AN AIR MARSHAL'S TAKE

HAL unions on an indefinite strike

An indefinite strike by employees of HAL will not only undermine the Indian aerospace industry, but will also be injurious to national aspirations as well.

October 16, 2019 By Air Marshal B.K. Pandey (Retd) illustration(s): By Anoop Kamath Photo(s): By SP Guide Pubns, HAL, Russian Helicopters
By Air Marshal B.K. Pandey (Retd)
Former Air Officer Commanding-in-Chief of Training Command, IAF

 

 
 
The strike can have serious implications and will be a setback for ongoing projects such as the Light Combat Aircraft (LCA) Tejas Mk I and the HTT 40 basic trainer aircraft (shown above); but also for new projects such as the co-production of the Ka-226 Kamov light helicopters (shown above).

From October 14, 2019, around 20,000 employees of Hindustan Aeronautics Limited (HAL ) have gone on an indefinite strike which the management describes as "Illegal".

Created on October 01, 1964, through the amalgamation of two companies i.e. Hindustan Aircraft Limited and Aeronautics India Limited, today, HAL, a Defence Public Sector Undertaking (DPSU), is one of the largest aerospace companies in Asia. It has infrastructure for manufacturing in the aerospace segment in nine locations and has three Research and Development (R&D) centres across the country. With more than 32,000 employees on its rolls at present, in the financial year 2018-19, this state-owned DPSU recorded a turnover of 19,400 crore. With its vast infrastructure, experience in manufacturing aircraft and skilled manpower, HAL undoubtedly, has the potential of being a major player in the nation's drive at indigenisation in the aerospace segment of the defence industry.

A day after the strike commenced, ironically Chief of the Army Staff, General Bipin Rawat, said that the next war will be fought and won through indigenised weapons systems and equipment.

What is noteworthy is that only the regular employees are supporting the agitation by the trade unions of which the employees on contract are not a part. The root cause of the strike appears to be the failure of efforts by the trade unions and the management to resolve the deadlock over the revision of wages, despite 11 rounds of dialogue. The unions have demanded a wage revision to be on par with that given to the executives who were privileged to receive a hike of 35 percent in salary and a 110 to 140 percent enhancement in perks in the last revision. The wage revision which takes place every five years has been due for the employees since January 01, 2017, as the previous two revisions were in 2012 and 2007. In this round of wage revision, the offer by the management was pitched at a significantly lower figure that was not acceptable to the trade unions. Claims by the management that the finances of the company were not in a healthy state, were not accepted by the representatives of the trade unions engaged in the negotiations for wage revision. Their argument was based on the fact that the company was rather liberal when it came to the revision of salaries and perks of the executives of the company, but were quite prepared to compromise the interests of the employees. The company, on the other hand, found no justification and rationale in the demand of the trade unions to extend the benefits to be on par with or even higher than those sanctioned for the executives. The management claimed that the employees were offered the best package revision and termed the strike as illegal, unjustified and totally unwarranted. Even the government officials in the Department of Labour had advised the leaders of the trade unions to find an amicable solution to the dispute and not to resort to agitation in any form or go on strike. Unfortunately, this advice was ignored and the trade union leaders have displayed scant regard for national security interests as also for the reputation and well being of the organisation they serve in, especially as it has been classified as Defence Establishment under Public Utility Service.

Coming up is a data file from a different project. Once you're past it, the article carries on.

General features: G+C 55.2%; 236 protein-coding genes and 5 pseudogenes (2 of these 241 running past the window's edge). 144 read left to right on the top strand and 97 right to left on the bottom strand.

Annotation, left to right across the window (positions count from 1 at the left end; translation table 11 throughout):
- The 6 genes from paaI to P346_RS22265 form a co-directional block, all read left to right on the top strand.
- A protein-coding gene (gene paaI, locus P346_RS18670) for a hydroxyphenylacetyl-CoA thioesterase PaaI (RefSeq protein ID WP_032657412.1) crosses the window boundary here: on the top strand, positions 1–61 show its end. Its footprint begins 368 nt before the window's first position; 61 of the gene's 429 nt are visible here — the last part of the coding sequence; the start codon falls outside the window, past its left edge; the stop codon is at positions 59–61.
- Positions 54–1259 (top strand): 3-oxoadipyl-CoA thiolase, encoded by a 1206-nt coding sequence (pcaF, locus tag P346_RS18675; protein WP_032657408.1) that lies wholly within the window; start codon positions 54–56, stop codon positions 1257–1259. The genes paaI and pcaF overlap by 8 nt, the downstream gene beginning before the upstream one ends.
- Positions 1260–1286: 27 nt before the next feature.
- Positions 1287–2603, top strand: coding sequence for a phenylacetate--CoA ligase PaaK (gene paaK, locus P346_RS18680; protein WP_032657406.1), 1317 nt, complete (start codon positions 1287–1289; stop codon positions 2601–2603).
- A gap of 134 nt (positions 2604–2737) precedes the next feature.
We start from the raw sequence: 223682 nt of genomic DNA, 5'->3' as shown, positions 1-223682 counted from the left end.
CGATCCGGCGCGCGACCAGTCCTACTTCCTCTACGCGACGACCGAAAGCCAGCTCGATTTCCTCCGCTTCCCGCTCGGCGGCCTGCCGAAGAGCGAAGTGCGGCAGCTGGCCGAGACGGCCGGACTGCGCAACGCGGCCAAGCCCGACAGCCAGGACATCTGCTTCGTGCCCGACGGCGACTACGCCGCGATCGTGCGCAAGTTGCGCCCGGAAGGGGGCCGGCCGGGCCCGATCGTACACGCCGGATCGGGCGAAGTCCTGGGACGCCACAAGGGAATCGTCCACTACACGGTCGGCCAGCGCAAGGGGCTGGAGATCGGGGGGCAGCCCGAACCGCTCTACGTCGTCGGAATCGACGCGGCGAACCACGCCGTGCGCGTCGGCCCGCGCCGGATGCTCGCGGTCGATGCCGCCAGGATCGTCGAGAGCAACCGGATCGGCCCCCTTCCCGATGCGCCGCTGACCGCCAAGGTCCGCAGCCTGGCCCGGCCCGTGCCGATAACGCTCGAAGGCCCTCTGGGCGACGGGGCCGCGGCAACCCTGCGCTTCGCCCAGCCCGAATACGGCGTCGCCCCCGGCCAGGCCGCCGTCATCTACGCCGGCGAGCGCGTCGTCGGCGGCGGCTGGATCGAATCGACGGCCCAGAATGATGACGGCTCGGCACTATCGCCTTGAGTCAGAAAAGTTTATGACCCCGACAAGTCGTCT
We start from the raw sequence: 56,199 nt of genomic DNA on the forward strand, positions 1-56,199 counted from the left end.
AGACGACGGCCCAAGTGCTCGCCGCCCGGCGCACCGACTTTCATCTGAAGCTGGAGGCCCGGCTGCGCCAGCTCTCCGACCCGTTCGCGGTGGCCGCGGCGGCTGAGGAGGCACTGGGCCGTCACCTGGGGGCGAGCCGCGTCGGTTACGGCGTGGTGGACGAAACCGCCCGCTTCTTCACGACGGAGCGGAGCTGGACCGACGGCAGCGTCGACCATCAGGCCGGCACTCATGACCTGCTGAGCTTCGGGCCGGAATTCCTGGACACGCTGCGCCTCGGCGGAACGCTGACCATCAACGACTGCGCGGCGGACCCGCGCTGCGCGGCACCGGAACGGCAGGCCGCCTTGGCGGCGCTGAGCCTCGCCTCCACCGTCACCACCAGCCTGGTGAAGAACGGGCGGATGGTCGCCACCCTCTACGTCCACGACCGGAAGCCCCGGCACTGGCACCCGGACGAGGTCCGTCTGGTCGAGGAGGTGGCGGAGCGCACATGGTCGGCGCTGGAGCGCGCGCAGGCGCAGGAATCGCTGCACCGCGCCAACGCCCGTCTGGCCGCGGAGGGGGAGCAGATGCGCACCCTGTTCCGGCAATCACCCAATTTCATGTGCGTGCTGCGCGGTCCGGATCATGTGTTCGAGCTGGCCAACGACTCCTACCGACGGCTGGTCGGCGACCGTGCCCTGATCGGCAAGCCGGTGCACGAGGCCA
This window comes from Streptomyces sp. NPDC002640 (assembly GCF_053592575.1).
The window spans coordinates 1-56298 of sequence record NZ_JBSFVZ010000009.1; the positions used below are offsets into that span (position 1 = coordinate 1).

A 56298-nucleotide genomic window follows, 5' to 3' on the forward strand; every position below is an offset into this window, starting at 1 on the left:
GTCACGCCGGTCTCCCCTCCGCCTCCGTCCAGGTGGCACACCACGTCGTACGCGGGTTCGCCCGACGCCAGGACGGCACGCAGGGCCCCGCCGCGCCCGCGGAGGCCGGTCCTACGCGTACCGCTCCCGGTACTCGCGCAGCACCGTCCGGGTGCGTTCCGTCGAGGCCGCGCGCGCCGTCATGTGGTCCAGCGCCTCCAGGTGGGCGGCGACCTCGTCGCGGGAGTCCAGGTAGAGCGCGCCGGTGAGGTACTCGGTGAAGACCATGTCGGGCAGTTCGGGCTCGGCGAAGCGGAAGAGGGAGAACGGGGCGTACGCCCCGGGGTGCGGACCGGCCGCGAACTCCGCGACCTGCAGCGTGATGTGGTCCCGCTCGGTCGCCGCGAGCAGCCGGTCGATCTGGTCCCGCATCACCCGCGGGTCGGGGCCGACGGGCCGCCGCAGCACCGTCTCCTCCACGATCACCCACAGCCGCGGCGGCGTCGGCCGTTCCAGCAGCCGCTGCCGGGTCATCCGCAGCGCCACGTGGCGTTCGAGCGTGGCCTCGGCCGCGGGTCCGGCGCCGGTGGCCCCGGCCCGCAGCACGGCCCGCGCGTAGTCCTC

The impact of the strike by the employees of HAL on the Indian aerospace industry will depend largely on how long the strike lasts. What is particularly disconcerting is that the strike has been classified as "indefinite" and hence one does not know or can predict as to for how long the Indian aerospace industry will be paralysed. If the strike continues for a long duration, it could have serious implications for the Indian Armed Forces that depend on the organisation for aviation hardware as well as its maintenance and the supply of spares to keep military aviation assets operational. It will also be a setback for not only the ongoing projects such as the light combat aircraft (LCA) Tejas Mk I as well as the LCA Mk IA, the light combat helicopter (LCH) and the HTT 40 basic trainer aircraft; but also for new projects such as the development of the LCA Mk II, the Intermediate Jet Trainer, co-production of the Ka-226 Kamov light helicopters and development of the Advanced Medium Combat Aircraft (AMCA), a fifth generation combat platform, the need for which will be critical for the Indian Air Force (IAF) in the years to come.

Quite ironically, a day after the strike commenced, Chief of the Army Staff, General Bipin Rawat, while speaking at the 41st Directors Conference at Defence Research and Development Organisation, said that the organisation has made strides in ensuring that requirement of the country's defence services are met through home-grown solutions, adding that the next war will be fought and won through indigenised weapons systems and equipment. An indefinite strike by employees of HAL will therefore, not only undermine the Indian aerospace industry, but will be injurious to national aspirations as well.